Cordray’s testimony before an oversight subcommittee was “good, it wasn’t great," said House Government Oversight Committee Chairman and California Republican Rep. Darrell Issa. "I wish he’d come more prepared with the reality that his tenure might be short because he might not be lawfully appointed.”
Even so, Cordray stands in sharp contrast to Elizabeth Warren, who was tapped by President Obama last year to help set up the bureau.
When Ms. Warren, a Harvard professor now running for Senate in Massachusetts, came before the committee in May, the hearing was often tense, including a testy exchange with Rep. Trey Gowdy (R) of South Carolina.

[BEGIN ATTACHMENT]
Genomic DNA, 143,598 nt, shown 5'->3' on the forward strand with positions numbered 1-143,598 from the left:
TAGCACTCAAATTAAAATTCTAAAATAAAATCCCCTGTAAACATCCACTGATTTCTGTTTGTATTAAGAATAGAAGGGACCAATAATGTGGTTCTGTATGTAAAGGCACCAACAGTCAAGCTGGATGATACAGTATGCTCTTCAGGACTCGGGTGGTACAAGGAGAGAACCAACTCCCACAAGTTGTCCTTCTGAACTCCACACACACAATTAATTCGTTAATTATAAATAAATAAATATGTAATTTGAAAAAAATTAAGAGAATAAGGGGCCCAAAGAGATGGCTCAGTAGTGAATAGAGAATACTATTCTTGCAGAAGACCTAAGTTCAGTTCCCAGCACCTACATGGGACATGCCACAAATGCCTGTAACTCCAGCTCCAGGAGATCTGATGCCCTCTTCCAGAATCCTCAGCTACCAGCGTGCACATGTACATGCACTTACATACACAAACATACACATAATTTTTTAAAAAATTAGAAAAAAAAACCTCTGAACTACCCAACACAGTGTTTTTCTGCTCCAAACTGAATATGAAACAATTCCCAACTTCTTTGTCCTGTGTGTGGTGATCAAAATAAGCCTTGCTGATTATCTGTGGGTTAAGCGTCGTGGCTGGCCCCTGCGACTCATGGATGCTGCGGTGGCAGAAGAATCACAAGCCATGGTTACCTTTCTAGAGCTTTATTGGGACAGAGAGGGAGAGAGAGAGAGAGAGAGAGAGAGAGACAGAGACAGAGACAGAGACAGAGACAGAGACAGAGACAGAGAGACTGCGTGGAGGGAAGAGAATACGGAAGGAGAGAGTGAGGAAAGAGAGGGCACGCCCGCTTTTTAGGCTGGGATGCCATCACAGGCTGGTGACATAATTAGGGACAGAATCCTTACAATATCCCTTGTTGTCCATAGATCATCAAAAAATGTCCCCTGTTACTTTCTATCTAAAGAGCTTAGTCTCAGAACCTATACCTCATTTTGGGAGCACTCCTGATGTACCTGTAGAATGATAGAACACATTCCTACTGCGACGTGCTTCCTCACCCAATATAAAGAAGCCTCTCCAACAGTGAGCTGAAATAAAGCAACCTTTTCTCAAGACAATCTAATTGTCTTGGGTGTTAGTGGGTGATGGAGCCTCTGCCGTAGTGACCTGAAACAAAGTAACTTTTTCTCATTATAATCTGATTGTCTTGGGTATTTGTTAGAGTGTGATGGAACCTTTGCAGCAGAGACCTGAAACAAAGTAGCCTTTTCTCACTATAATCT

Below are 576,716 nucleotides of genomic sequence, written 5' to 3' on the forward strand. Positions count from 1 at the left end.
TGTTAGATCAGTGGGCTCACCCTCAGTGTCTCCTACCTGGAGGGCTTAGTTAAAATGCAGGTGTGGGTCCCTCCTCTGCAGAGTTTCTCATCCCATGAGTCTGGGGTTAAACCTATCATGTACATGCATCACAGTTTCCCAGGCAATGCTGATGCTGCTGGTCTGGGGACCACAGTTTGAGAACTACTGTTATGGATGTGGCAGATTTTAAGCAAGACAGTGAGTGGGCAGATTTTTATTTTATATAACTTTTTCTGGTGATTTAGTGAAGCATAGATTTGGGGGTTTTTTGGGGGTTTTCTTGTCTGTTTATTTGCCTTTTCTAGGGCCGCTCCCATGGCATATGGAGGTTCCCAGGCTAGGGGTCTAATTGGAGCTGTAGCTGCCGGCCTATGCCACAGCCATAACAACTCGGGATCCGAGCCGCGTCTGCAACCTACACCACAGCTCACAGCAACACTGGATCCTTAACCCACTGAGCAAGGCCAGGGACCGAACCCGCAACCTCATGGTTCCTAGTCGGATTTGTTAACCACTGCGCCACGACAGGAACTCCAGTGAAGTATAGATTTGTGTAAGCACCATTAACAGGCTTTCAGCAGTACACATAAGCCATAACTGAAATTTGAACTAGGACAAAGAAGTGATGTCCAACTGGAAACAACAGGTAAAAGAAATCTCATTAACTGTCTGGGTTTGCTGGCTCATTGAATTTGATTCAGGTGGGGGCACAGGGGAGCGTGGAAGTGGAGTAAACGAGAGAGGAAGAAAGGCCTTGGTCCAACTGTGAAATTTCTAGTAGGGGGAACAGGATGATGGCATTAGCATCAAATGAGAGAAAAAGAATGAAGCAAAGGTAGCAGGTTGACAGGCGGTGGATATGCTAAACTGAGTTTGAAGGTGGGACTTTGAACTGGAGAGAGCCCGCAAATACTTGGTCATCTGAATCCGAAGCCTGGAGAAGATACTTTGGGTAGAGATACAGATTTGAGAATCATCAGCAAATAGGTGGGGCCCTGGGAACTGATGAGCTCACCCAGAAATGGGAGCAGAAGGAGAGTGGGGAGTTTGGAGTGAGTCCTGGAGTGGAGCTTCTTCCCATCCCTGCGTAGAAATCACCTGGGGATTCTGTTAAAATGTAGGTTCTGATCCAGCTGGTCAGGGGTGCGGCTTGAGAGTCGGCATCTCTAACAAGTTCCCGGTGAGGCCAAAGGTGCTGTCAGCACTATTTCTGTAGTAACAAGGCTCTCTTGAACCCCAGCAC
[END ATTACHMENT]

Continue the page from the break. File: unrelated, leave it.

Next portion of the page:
Representative Gowdy wanted to know if consumers had a responsibility to educate themselves on financial topics. Warren refused to give a yes or no answer on the subject. Gowdy, exasperated, closed out his questioning with, “Mr. Chairman, I give up.”
Gowdy lofted a similar question to Cordray when the new CFPB chief appeared before the same committee last week.
Consumers need to be responsible for their own actions, Cordray said. In fact, he had worked to create mandatory financial literacy education for high school students in Ohio. The role of the CFPB, he concluded, was to make sure consumers understood the costs and the risks more fully up front, not to save them from bad decisions.